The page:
What is Spousal Support?
Spousal support is a sum of money (usually paid monthly, sometimes paid in a one-time lump sum) that is paid from one ex-spouse to another after separation. You may sometimes hear people refer to spousal support as “alimony”: this is the American term. The reasons for providing spousal support are listed in the Family Law Act, the legislation that governs family law in BC, at section 161:
(a) To recognize any economic advantages or disadvantages to the spouses arising from the relationship between the spouses or the breakdown of that relationship;
(b) To apportion between the spouses any financial consequences arising from the care of their child, beyond the duty to provide support for the child;
(c) To relieve any economic hardship of the spouses arising from the breakdown of the relationship between the spouses;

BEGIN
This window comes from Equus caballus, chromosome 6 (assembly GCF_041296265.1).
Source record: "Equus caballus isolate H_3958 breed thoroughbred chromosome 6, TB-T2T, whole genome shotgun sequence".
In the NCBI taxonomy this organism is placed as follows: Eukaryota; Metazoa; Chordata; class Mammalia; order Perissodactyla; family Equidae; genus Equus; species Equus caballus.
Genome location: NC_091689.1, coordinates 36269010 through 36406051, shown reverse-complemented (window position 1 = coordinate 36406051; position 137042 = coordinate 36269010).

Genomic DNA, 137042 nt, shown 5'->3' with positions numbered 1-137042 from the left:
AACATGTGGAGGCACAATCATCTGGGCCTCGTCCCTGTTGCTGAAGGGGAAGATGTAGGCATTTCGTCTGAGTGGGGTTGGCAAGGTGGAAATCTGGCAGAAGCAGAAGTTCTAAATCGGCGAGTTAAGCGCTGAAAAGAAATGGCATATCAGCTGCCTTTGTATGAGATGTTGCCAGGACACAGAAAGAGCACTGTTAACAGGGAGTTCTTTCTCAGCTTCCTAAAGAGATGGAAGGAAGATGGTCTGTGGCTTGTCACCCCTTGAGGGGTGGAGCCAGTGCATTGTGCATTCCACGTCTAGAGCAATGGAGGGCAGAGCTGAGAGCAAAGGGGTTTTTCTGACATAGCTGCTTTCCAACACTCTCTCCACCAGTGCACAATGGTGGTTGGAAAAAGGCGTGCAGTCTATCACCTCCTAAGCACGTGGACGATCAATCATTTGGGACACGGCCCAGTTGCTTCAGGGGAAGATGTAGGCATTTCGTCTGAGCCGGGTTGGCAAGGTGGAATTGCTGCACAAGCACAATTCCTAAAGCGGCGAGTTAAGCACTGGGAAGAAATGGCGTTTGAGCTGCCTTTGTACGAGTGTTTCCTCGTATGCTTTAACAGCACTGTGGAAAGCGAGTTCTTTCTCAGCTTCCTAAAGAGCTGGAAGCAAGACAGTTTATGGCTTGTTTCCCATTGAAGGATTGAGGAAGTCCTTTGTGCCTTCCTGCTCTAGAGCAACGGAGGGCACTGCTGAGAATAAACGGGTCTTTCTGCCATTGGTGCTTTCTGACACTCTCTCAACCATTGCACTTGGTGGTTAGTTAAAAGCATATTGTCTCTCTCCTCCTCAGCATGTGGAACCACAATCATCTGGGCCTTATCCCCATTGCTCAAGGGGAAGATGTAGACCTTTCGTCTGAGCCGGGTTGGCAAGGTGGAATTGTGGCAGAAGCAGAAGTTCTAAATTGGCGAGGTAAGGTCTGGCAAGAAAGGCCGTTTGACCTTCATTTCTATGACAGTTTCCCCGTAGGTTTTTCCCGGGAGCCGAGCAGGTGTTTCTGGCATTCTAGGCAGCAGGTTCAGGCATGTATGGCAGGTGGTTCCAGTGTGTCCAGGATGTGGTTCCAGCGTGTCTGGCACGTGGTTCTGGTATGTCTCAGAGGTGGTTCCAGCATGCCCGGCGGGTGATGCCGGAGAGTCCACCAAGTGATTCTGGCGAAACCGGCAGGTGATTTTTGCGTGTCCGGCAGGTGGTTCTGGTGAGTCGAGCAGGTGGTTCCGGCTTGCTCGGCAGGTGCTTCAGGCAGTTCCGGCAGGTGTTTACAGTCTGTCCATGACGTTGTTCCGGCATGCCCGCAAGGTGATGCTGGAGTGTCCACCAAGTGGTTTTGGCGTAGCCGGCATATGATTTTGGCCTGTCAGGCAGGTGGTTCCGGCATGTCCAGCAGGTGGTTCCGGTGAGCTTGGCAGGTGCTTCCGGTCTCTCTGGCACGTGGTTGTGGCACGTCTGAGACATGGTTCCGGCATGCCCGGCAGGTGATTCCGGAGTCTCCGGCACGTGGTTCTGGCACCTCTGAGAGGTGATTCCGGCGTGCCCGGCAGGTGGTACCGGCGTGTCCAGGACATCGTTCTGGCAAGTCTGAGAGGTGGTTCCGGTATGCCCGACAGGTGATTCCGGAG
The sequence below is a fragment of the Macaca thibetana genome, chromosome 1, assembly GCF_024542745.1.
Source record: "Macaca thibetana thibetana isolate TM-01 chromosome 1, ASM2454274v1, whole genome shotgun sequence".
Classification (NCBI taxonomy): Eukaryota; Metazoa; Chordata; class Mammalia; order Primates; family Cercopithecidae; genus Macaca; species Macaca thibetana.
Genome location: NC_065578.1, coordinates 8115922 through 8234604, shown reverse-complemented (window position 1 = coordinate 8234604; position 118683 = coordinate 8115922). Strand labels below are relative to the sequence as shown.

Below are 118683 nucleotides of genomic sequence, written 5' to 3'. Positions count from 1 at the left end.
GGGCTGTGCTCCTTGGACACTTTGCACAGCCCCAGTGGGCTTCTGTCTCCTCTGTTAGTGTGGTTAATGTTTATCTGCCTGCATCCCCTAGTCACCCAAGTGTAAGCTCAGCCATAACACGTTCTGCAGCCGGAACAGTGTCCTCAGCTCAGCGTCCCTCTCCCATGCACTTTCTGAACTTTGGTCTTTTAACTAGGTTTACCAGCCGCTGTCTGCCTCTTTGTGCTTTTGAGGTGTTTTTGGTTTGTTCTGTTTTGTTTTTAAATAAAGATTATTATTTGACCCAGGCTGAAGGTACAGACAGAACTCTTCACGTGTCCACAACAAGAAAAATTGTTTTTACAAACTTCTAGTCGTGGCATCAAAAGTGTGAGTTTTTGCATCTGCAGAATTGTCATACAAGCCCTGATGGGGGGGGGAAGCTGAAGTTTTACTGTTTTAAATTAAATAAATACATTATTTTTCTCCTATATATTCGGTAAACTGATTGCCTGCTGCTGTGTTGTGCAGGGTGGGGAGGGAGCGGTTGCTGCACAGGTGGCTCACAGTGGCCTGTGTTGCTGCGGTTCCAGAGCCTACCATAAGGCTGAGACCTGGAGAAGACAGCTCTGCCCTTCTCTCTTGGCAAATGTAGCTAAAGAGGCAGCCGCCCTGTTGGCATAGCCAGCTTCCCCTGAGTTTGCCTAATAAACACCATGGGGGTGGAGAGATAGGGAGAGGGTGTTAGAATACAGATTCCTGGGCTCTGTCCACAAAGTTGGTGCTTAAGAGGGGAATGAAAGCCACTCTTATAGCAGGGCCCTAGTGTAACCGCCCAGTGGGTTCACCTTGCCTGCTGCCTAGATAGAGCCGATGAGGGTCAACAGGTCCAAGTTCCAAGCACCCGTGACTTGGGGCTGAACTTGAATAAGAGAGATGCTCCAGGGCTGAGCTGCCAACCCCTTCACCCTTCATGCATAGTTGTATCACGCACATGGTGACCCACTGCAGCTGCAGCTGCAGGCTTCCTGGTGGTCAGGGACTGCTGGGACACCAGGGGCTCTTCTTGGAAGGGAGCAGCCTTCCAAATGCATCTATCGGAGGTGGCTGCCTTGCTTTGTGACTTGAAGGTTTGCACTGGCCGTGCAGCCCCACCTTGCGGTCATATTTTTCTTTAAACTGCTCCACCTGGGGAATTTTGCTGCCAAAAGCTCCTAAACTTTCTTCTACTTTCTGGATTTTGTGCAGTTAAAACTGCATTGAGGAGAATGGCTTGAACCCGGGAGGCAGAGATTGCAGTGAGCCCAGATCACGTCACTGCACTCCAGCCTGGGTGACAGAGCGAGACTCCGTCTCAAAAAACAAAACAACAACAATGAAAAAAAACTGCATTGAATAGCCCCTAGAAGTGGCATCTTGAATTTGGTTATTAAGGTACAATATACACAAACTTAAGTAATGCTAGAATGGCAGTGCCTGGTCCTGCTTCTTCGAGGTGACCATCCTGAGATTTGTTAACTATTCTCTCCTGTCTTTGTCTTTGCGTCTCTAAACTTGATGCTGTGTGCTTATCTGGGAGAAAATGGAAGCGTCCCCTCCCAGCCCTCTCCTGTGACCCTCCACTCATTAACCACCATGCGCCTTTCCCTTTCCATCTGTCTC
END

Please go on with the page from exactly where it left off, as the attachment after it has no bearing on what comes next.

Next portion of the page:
(d) As far as practicable, to promote the economic self-sufficiency of each spouse within a reasonable period of time.
How is Spousal Support Amounts Determined?
There is a two-step process for determining whether a person should pay spousal support to his or her ex-spouse:
How Long Do I Pay Spousal Support?
The steps to determine entitlement, amount and duration of spousal support can be quite complicated. In a nutshell, spousal support is highly fact-specific; every situation creates different spousal support numbers and duration because spousal support is determined based on multiple different factors, including but not limited to:
Jennifer Lin exclusively practises family law, representing numerous clients on matters of spousal support. Visit Jennifer’s profile page to contact her.
Tags: Jennifer M. Lin, Family Law, Spousal Support, Article